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FWIW East Midlands Aerodrome in the UK has several wind turbines actually within the aerodrome boundary and closer to the runway than the ones proposed here.

They are only about 150' AGL though so significantly lower but I think the main issues are how they impact on the aerodrome radar, not turbulence.
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Old 2nd Dec 2017, 08:34
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Originally Posted by jonkster View Post
FWIW East Midlands Aerodrome in the UK has several wind turbines actually within the aerodrome boundary and closer to the runway than the ones proposed here.

They are only about 150' AGL though so significantly lower but I think the main issues are how they impact on the aerodrome radar, not turbulence.
"...East Midlands Aerodrome in the UK has several wind turbines..."

How many is several ? ...perhaps just two small ones eh..

So when yer taxing out behind that little ultralight do you worry about wake turbulence? ..probably not. Though when yer taxi out behind that Airbus wake turbulence is a givin.

I'm still waiting to see a link to the so-called wind power research mentioned by other posters to this thread..




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Old 2nd Dec 2017, 10:13
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Originally Posted by Flying Binghi View Post
"...East Midlands Aerodrome in the UK has several wind turbines..."

How many is several ? ...perhaps just two small ones eh..
quite right - I thought there were 4 but checked and you are right just 2.

Originally Posted by Flying Binghi View Post
So when yer taxing out behind that little ultralight do you worry about wake turbulence? ..probably not. Though when yer taxi out behind that Airbus wake turbulence is a givin.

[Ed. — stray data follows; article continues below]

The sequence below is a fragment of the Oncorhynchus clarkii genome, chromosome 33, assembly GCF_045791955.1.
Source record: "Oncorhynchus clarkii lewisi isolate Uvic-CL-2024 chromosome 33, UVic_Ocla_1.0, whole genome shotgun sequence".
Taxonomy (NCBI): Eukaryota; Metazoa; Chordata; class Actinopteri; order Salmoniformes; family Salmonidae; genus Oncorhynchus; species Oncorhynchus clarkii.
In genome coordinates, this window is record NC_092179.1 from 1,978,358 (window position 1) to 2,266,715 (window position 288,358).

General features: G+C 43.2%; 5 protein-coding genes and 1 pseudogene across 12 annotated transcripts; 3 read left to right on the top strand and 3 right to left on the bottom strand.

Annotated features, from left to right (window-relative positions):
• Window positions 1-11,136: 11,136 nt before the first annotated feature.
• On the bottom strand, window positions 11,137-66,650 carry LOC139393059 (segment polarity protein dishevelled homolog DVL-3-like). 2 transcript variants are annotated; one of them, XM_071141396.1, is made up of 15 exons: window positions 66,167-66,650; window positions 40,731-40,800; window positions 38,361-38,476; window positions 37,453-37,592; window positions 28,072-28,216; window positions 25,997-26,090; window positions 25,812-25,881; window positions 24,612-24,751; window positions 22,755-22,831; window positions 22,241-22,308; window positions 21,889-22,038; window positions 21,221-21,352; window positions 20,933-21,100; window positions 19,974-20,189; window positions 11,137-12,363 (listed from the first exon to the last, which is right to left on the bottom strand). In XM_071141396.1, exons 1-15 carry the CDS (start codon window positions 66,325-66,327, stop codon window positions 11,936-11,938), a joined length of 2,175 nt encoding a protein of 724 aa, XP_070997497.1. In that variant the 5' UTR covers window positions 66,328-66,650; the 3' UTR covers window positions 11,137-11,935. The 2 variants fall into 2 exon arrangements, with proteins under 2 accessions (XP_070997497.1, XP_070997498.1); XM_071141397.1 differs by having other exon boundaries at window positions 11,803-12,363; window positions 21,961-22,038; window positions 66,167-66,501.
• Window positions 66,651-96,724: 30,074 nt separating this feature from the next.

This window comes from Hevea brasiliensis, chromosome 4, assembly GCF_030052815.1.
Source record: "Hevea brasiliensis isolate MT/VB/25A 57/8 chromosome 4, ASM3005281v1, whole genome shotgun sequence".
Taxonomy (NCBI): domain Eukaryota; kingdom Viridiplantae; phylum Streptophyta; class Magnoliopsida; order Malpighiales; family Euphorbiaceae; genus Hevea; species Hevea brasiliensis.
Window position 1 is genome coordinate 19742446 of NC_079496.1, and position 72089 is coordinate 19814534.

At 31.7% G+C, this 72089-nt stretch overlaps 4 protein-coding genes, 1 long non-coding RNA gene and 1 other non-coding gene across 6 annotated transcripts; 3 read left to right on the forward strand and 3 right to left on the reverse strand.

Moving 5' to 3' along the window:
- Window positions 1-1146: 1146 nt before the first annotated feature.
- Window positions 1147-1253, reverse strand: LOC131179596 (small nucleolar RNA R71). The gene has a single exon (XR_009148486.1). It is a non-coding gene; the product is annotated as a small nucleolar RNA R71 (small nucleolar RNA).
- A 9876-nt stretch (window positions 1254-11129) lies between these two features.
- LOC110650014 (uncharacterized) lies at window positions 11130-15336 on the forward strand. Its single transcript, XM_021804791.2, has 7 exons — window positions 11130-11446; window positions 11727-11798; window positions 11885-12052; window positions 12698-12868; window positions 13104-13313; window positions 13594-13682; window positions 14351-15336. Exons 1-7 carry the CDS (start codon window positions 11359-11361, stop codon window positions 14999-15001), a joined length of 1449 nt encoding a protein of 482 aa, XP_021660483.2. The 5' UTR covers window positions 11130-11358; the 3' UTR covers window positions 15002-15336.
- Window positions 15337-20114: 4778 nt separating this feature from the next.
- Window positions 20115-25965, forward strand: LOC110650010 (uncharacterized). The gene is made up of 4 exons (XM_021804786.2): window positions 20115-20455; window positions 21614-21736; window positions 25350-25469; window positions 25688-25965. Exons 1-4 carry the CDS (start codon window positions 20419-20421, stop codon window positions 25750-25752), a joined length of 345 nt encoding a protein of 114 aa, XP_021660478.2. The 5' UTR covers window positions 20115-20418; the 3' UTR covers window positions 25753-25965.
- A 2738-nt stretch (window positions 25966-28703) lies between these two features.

Well, I did say significantly smaller but you are right there are only 2 close to the aerodrome.

The ones at East Midlands are apparently about 150' AGL whilst the ones at Cobden are 600' so 4 times higher. That height would be my concern.
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Old 4th Dec 2017, 03:18
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Originally Posted by jonkster View Post
quite right - I thought there were 4 but checked and you are right just 2.
Best I can see from a quick Bing search is there were plans to build more wind towers though there were some 'issues'.


Originally Posted by jonkster View Post
Well, I did say significantly smaller but you are right there are only 2 close to the aerodrome.

The ones at East Midlands are apparently about 150' AGL whilst the ones at Cobden are 600' so 4 times higher. That height would be my concern.
Each of the three blades on the Midlands towers is not much longer then the wing span of a Cessna 172.
Looking at the approved tower blade diameter of the Cobden site shows each blade would be the equivilant of an entire Boeing 747 wingspan. Any pilot would understand the significant difference in 'wing tip' vortices and down wind sever rotor turbulence potential.






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Old 4th Dec 2017, 06:17
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Originally Posted by Flying Binghi View Post
Each of the three blades on the Midlands towers is not much longer then the wing span of a Cessna 172.
Looking at the approved tower blade diameter of the Cobden site shows each blade would be the equivilant of an entire Boeing 747 wingspan. Any pilot would understand the significant difference in 'wing tip' vortices and down wind sever rotor turbulence potential.